Radar Cross Section of Aircraft IA-63 Pampa
Radar Cross Section (RCS) is a measure of how detectable is an object with a radar. Radar cross section is used to detect planes in a wide variation of ranges. For example, a stealth aircraft (which is designed to have low detectability) will have design features that give it a low RCS (such as absorbent paint, smooth surfaces, surfaces specifically angled to reflect signal somewhere other than towards the source), as opposed to a passenger airliner that will have a high RCS (bare metal, rounded surfaces effectively guaranteed to reflect some signal back to the source, lots of bumps like the engines, antennas, etc.). Analysis of RCS data plays important role in military aircraft design.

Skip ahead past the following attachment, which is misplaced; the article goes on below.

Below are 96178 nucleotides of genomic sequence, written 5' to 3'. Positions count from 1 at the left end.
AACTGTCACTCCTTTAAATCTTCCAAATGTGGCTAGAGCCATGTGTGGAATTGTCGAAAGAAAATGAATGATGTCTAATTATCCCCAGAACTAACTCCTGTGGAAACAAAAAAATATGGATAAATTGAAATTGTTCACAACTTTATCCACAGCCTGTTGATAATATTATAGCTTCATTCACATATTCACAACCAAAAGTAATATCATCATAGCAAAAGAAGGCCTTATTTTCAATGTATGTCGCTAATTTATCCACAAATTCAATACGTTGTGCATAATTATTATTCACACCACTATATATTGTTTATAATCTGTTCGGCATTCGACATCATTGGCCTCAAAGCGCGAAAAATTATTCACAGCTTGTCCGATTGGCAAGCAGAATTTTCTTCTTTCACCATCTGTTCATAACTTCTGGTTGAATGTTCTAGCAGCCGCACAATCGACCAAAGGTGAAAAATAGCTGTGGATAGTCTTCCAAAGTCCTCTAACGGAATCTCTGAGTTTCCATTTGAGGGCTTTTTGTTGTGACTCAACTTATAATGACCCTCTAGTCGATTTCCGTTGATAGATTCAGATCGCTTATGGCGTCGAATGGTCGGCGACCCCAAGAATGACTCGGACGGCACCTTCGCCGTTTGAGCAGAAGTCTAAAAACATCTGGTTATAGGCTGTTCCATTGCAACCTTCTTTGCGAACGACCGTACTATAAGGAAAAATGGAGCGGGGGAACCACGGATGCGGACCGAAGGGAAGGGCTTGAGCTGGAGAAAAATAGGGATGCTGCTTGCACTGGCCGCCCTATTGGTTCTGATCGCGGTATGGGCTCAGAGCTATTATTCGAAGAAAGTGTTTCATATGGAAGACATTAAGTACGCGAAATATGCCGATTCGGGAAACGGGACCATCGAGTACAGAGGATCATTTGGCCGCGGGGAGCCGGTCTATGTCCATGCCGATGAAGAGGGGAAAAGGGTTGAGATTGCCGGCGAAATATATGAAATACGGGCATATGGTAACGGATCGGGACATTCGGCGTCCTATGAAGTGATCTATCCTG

This application demonstrates Radar Cross Section (RCS) calculation for aircraft IA-63 Pampa.
Simulation model parameters are the following:
- Aircraft model contains 5400 triangles
- Aircraft wing span is 20 m
- Aircraft length is 23.5 m and height is 4.4 m
- Simulation frequency 300 MHz and 1 GHz
The RCS for both horizontal and vertical polarization is plotted in dBSM as a function of the azimuthal angle for 300 MHz and 1 GHz:
Scattered electric field distribution on aircraft IA-63 Pampa for both horizontal and vertical polarization is shown below for 1 GHz frequency.
Comparison of RCS calculated with direct MoM and PO solutions is shown below for 1 GHz frequency:
- Simulations of aircraft radar cross section (RCS) can be effectively done in EMC Studio/EMCoS Antenna VLab environment with direct MoM and PO solutions